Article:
Sometimes emotions play a part in excessive laws, like the fiery debate during the '70s that gave birth to life sentences for heroin possession. Only later did people realize that other drugs were equally dangerous, even though they carried lighter penalties.
"Sometimes we just overreact," Martiny says. "We should take a step back and calm down, but that's hard to do."
Cell phones, for instance, have spurred recently filed bills banning their use when driving or when being arrested by a police officer. And comments by Fox News talk show host Bill O'Reilly slamming Louisiana's sex offender laws prompted legislators to file nearly three dozen bills addressing the topic this year.
An in-depth review is "not out of order," says Pete Adams, who has been lobbying the Legislature for more than 30 years as executive director of the Louisiana District Attorneys Association. But for this to happen, the interested parties will have to wait for new leadership to come in, at which point elections would have wrung out any fears, term-limited lawmakers will be gone, and the entire Capitol will practically be a blank slate.
"Then we will have some people who will have to live with the future impact in coming years," Adams says. "Someone will have to be accountable."
As part of a national undertaking known by industry insiders as the “Butterfly Project,” a rebranded version of The Daily Advertiser is set to launch with Sunday’s edition of the Gannett-owned paper.
Louisiana moved up a slot to 48th in the ranking of healthy states — once again, thank God for Mississippi! — so all this frettin’ about Gov. Bobby Jindal’s refusal to expand Medicaid per Obamacare ... fuggidaboutit! We don’t need Medicaid no more!
The Denham Springs woman who placed Christmas lights in the shape of a butter finger on her roof in a display of anger directed at neighbors has doubled the trouble for the 2013 holiday season.
The 30-second commercial, to run around the state, is the Democratic senator's first TV spot in her bid for re-election to a fourth term.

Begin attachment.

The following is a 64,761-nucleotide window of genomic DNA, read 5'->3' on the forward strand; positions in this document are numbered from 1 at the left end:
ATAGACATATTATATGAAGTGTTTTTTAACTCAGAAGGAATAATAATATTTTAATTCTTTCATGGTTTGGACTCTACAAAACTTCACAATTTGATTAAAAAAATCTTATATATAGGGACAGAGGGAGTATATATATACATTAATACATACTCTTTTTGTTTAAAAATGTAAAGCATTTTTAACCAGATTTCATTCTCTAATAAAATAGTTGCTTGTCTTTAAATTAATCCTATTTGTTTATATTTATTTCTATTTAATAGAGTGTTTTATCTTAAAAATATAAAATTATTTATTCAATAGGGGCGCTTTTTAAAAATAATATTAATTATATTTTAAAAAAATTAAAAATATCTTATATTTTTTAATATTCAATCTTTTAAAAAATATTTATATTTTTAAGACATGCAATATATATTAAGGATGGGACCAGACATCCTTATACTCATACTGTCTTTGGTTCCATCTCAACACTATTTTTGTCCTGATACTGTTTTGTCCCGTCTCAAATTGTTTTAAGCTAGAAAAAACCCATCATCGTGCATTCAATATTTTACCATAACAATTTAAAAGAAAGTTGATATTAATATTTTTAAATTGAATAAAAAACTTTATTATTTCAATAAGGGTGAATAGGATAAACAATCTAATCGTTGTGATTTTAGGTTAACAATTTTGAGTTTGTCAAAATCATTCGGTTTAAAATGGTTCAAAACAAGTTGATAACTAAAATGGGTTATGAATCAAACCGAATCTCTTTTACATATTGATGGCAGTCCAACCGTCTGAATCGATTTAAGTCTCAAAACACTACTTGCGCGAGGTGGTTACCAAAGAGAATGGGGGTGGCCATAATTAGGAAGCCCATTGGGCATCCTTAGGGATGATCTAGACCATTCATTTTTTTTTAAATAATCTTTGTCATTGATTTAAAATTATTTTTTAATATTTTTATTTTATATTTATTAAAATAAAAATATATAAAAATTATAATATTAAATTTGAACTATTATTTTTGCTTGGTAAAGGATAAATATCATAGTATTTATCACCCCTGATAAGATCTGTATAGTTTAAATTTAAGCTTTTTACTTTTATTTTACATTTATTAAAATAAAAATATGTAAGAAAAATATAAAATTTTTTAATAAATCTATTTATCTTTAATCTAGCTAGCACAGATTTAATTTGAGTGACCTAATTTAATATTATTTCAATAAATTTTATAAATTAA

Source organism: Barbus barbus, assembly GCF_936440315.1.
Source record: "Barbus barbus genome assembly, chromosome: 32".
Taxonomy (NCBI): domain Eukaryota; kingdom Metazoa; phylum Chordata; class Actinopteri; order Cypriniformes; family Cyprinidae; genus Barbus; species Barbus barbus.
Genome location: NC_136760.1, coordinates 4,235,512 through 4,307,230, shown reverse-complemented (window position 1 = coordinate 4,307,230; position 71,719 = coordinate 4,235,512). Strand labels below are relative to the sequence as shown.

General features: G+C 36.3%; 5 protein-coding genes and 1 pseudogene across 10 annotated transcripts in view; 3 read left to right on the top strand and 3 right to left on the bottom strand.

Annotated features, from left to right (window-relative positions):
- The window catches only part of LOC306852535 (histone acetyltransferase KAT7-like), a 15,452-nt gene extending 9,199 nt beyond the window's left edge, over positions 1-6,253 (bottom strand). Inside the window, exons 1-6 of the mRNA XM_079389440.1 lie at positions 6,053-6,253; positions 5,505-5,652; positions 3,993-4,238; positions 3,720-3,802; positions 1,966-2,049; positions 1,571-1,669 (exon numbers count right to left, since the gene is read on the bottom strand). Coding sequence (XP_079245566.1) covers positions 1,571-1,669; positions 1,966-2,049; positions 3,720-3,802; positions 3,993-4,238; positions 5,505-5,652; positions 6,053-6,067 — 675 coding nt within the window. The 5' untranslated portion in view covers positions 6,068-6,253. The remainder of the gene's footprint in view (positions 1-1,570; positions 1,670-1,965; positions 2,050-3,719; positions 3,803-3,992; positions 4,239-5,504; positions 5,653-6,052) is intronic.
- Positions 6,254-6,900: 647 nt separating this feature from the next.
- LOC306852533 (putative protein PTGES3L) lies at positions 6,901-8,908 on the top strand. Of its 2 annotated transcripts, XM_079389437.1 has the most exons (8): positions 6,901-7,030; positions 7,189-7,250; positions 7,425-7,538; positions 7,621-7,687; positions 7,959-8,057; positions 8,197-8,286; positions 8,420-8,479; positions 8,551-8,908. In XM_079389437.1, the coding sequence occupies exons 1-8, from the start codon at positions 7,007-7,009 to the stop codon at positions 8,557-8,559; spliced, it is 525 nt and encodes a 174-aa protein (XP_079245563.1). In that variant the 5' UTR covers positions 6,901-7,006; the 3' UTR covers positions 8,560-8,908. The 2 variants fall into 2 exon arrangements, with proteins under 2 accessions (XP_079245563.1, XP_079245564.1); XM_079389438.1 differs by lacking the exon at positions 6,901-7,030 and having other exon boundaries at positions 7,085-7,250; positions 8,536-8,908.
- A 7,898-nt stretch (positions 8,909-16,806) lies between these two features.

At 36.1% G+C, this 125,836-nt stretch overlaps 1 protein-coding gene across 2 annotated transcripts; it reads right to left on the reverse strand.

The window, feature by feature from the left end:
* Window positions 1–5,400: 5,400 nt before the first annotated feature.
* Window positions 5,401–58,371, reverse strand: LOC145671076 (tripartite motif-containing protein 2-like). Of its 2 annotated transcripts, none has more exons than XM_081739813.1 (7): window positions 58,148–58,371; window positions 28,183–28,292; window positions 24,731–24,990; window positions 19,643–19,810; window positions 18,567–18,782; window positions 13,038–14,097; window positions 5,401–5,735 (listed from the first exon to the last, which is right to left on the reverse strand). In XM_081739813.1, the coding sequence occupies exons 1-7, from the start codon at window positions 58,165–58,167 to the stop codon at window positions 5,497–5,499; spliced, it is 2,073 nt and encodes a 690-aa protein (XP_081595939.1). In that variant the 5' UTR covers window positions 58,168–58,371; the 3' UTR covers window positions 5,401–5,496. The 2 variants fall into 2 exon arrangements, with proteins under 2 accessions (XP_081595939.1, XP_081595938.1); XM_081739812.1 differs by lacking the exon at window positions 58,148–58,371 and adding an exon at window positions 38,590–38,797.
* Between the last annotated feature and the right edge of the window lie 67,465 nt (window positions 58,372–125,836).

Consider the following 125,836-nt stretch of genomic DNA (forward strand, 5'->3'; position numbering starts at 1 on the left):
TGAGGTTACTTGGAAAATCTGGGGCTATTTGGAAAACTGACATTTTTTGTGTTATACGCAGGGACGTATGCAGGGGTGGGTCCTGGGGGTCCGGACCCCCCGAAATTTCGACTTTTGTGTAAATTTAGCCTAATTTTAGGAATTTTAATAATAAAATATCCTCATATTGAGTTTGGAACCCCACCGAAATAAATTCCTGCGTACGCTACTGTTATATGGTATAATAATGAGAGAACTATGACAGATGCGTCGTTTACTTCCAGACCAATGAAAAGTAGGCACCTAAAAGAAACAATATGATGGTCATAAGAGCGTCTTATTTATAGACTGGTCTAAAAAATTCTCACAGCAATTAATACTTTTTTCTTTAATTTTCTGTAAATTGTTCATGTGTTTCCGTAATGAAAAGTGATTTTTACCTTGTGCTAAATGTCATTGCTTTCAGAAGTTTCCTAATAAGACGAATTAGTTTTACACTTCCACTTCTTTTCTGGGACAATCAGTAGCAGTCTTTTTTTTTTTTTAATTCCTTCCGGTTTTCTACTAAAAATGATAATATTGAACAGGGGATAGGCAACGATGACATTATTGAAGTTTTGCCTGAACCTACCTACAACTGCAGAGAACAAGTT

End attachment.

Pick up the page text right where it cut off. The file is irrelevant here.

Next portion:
It's a number that has edged up but falls far short of the thousands who are eligible for subsidized coverage.
A group of mostly higher education leaders will make recommendations to state lawmakers about how to tweak the policies governing tuition rates charged at the state's public colleges.
Here's your daily look at late-breaking national and international news, upcoming events and the stories that will be talked about Wednesday, December 11, 2013
That would be Congressman John Fleming talking about Sen. David Vitter.
The alleged mastermind behind the bribery scheme that went on for four years under DA Mike Harson’s nose isn’t just schizophrenic, bipolar and recovering from mini strokes; he now says he has cancer.
Louisiana's higher education leaders are trying to work out a financing deal to keep the state's public colleges from running low on state cash to operate their campuses.
With their latest triumph, the Saints left little doubt about how tough they are to beat in the Superdome. Unfortunately, two of their remaining three games are on the road.
For the first time in at least five years, retired teachers, state workers and school system employees could see an increase in their pension checks.
Lawmakers and Gov. Bobby Jindal's administration shared a collective sigh of relief with the news that Louisiana's tax amnesty program brought in the $200 million that they used to help balance this year's budget.
Drew Brees often makes the extraordinary look routine, particularly during night games in the Superdome.
The teams were extended invitations Sunday for the New Year's Day matchup played at Raymond James Stadium, home of the NFL's Tampa Bay Buccaneers.
If all 44 projects are approved, about $300 million would remain in the fund set up as a down payment to help the Gulf.
Last week, the Saints gave up 429 yards to Seattle, second most in a game this season.
Since Anthony Jennings and Brooks Haack were not expected to contribute until next year at the earliest, it seemed like a sneak peek at hidden Christmas gifts.
Louisiana National Guard personnel seeking benefits for same-sex spouses will have an easier time filing the requests, despite a state refusal to let its workers process the paperwork.
Panthers coach Ron Rivera sees one potential flaw with his team's stellar defensive play so far this season. "Apparently we like to bite on the double moves," Rivera said.
Computer hackers may have gained access to the personal information of thousands of Louisiana residents who use debit cards issued by JPMorgan Chase for three state agencies, authorities said Wednesday.
Jim Purcell, who has been in the job since February 2011, notified the Board of Regents about his decision at its monthly meeting.
Hushed plans for a commercial development along the Louisiana Avenue portion of the Holy Rosary campus put the future of longtime tenant EarthShare Gardens in jeopardy.
If a recent advertisement in The Daily Advertiser is any indication, speculation the local daily will be implementing the “Butterfly Project” could be more of a reality than the Gannett-owned paper’s top execs are willing to admit.
Mettenberger injured his left knee while unloading a 32-yard completion in the fourth quarter of No. 14 LSU's 31-27 victory over Arkansas last Friday, and LSU coach Les Miles confirmed the severity of the injury on Wednesday.